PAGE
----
Veeam v10 NAS

Veeam v10 Roundup

Veeam Backup and Replication v10 has now been made publicly available.  The update contains 150 enhancements, let’s take a look at a few of them

NAS Protection

One of the most requested features from customers has been NAS protection, that is now available natively in V10.  The system is software based and hardware agnostic, able to backup SMB and NFS shares.  The NAS feature is also able to backup SMB file shares hosted on Windows systems and NFS shares on Linux servers.  The v10 implementation of NAS backup utilises changed file tracking allowing incremental jobs to backup only what has changed.

Veeam v10 NAS

Credit Veeam for image

Setting up NAS backups will look familiar to those already working with Veeam, file proxies act as the data movers, a new role the cache repository is responsible for the changed file tracking.  Backups can be stored like any other Veeam backup in repositories but can also be tiered to the public cloud for longer term retention

Multi-VM Instant Recovery

Instant Recovery has been available for some years now , this allows the immediate recovery of a VM by running it from the backup.  The updated VM Instant Recovery enhances performance by methods including caching to RAM and read ahead.  A knock on impact of this enhanced performance has been that multiple VM’s can now be instantly recovered in a single operation.

vSphere Any Backup Restore

It is now possible to restore any backups to your vSphere environment no matter what format the original backup was.  This for example allows you to restore backups of physical servers, Hyper-V VM’s or cloud backups to vSphere.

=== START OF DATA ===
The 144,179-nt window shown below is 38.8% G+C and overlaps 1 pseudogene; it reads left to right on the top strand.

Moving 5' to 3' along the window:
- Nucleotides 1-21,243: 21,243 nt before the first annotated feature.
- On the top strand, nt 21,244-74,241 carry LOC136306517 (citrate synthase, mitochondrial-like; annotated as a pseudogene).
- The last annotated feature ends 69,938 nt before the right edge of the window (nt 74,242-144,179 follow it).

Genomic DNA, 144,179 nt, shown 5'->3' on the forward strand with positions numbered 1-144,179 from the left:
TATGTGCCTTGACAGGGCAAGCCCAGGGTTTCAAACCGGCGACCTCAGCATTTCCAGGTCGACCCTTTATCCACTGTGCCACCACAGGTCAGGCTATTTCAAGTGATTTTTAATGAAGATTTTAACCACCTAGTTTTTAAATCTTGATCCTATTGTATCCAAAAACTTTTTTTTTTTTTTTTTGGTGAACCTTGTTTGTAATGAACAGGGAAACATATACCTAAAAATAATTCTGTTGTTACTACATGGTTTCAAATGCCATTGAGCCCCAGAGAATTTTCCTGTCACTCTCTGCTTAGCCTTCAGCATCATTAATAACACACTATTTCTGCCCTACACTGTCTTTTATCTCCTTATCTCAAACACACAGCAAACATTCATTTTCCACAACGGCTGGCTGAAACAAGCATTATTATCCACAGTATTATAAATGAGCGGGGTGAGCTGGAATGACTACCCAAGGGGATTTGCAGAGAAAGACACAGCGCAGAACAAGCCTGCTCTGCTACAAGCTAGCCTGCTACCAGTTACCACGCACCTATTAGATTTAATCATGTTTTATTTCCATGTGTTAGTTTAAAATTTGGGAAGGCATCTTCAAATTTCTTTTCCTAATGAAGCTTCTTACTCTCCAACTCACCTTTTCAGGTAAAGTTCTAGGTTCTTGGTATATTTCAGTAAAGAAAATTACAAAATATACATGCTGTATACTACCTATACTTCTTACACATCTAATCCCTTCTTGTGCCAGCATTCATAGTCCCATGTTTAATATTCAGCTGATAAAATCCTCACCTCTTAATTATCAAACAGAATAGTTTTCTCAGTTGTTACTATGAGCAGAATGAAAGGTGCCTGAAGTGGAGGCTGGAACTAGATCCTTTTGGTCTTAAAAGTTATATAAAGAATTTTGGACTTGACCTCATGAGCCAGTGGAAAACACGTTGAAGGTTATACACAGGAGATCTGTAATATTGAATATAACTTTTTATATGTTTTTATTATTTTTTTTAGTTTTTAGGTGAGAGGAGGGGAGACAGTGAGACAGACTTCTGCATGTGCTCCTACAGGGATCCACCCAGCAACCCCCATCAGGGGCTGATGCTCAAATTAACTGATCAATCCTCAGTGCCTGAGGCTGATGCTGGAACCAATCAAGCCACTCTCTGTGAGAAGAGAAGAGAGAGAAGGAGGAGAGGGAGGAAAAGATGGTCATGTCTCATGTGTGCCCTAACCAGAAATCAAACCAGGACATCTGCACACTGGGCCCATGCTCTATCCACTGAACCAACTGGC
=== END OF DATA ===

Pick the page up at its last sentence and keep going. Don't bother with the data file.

Veeam Cloud Tier

Veeam 9 update 4 added a move functionality to a cloud based capacity tier, this allowed older data to be aged off to the capacity tier. v10 adds a “copy” feature which allows backups to be copied to object storage as soon as the original backup is created. This allows data to be copied offsite for redundancy purposes and as the capacity tier is S3 object based this also acts as a secondary format to store backups.

Ransomware Protection

Given recent high profile ransomware cases v10 now offers the capability to store data online but in an immutable format to prevent attacks.  It is based on the new Veeam cloud tier copy facility, plus the immutable data option for S3. Once the data has been copied to S3 with the immutable option for S3 set it cannot be changed for the length of time specified, protecting backup data from any kind of change be that accidental, ransomware or a rouge admin.

Veeam v10

Credit Veeam for image

Linux Proxies

There is now greater flexibility for environments that favour Linux, allowing the deployment of backup proxies that are Linux based.

Vendor Integration

Good news for those using HPE storage, Primera is added as a supported primary storage array allowing all storage snapshot integration capabilities.  StoreOnce also added for support for catalyst copy.

Checkout this podcast with Rick Vanover and Calvin Zito for the full story on Veeam v10 and HPE integration.

To see all the new features check out the v10 what’s new document

Veeamon virtual

VeeamON Virtual

VeeamON virtual is due to hit screens near you shortly.  VeeamON is an online webinar held annually by Veeam covering data management tips and tricks, industry trends plus the latest product updates. The online webinar format makes it handy to fit around your work day, but like a transitional conference there will be a number of learning tracks available: Business, Technical or Cloud.

Veeamon virtual

My picks for the sessions to watch will include:

Veeam predictions 2020 – Backup used to be boring, not now with an ever changing landscape of multi-cloud and massive data growth, I will be tuning into this one to see what Veeam thinks is around the corner.

Designing for Veeam at scale – Organisations are facing increasing volumes of data, so how do you scale Veeam infrastructure when your environment runs into thousands of VMs.  This session provides best practices to ensure your infrastructure scales